Almost three months before a 22-year-old suicide bomber blew himself up at Ariana Grande’s concert in Manchester Arena in the United Kingdom, the FBI had warned its British counterpart, MI5, that Salman Abedi was planning a terror attack in the country. Twenty-two people, mostly young girls, died in the bombing May 22.
Abedi was already placed on terror watch list in the United States after he came under the scanner in 2016 during an investigation into terror groups operating in Libya, the Independent reported. He was born to Libyan parents in 1994. He and his family fled their native country and moved to Manchester, England, after becoming enemies of Muammar Gaddafi’s regime, BBC reported. Before moving to Manchester, his family had spent four years in London.
“In early 2017 the FBI told MI5 that Abedi belonged to a North African terror gang based in Manchester, which was looking for a political target in this country,” a British security source told the Daily Mail on Sunday.
“The information came from the interception of his communications by U.S. federal agents, who had been investigating Abedi since the middle of 2016, and from information unearthed in Libya, where his family was linked to terrorist groups,” the source further said, adding “Following this U.S. tip-off, Abedi and other members of the gang were scrutinized by MI5. It was thought at the time that Abedi was planning to assassinate a political figure. But nothing came of this investigation and, tragically, he slipped down the pecking order of targets.”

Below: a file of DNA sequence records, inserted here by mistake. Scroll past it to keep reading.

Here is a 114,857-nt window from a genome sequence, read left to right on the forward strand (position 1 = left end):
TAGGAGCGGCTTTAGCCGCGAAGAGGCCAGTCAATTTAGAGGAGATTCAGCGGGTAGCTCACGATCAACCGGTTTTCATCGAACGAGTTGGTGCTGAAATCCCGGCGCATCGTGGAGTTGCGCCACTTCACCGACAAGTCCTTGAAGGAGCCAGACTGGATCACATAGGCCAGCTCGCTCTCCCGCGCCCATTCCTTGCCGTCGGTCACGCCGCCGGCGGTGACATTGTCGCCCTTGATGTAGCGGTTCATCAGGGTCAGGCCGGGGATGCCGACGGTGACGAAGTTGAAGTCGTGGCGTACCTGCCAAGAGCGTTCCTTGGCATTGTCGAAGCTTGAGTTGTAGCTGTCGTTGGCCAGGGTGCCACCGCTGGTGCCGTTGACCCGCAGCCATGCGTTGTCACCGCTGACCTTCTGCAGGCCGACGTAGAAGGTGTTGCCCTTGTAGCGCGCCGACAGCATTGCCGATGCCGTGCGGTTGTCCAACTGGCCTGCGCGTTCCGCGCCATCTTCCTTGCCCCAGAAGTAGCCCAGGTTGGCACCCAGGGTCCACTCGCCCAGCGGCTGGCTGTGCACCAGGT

Meanwhile, MI5 faced flak for the fact that Abedi was under their scanner, and yet he managed to slip through the cracks. British Home Secretary Amber Rudd also confirmed Abedi did not act alone and that he was known to security services.
“It seems likely possible that he wasn't doing this on his own so the intelligence services and the police are pursuing their leads in order to make sure they get all the information that they need to keep us safe,” Rudd told BBC Radio, Reuters reported.
“The security services will know a lot of people, it doesn't mean they are expected to arrest everybody that they know, but it is somebody that they had known before and I'm sure when this investigation concludes we'll be able to find out more,” Rudd said when asked if Abedi was already known to security services.
MI5 has launched a ‘post-incident investigation’ into how Abedi managed to escape security check despite being in a list of terror suspects. The security agency will also prepare a separate report for those who will be a part of the investigation team, BBC reported.
Police officials said around 1,000 people are working on the Manchester bombing case and that they were making ‘good progress.’
In all, 16 people have been arrested so far in relation to the incident. However, a 16-year-old boy and a woman were released without any charges, the report said. The threat level in the country has also been reduced from ‘critical’ to ‘severe’ and the army deployed in several places is expected to withdraw late Monday night.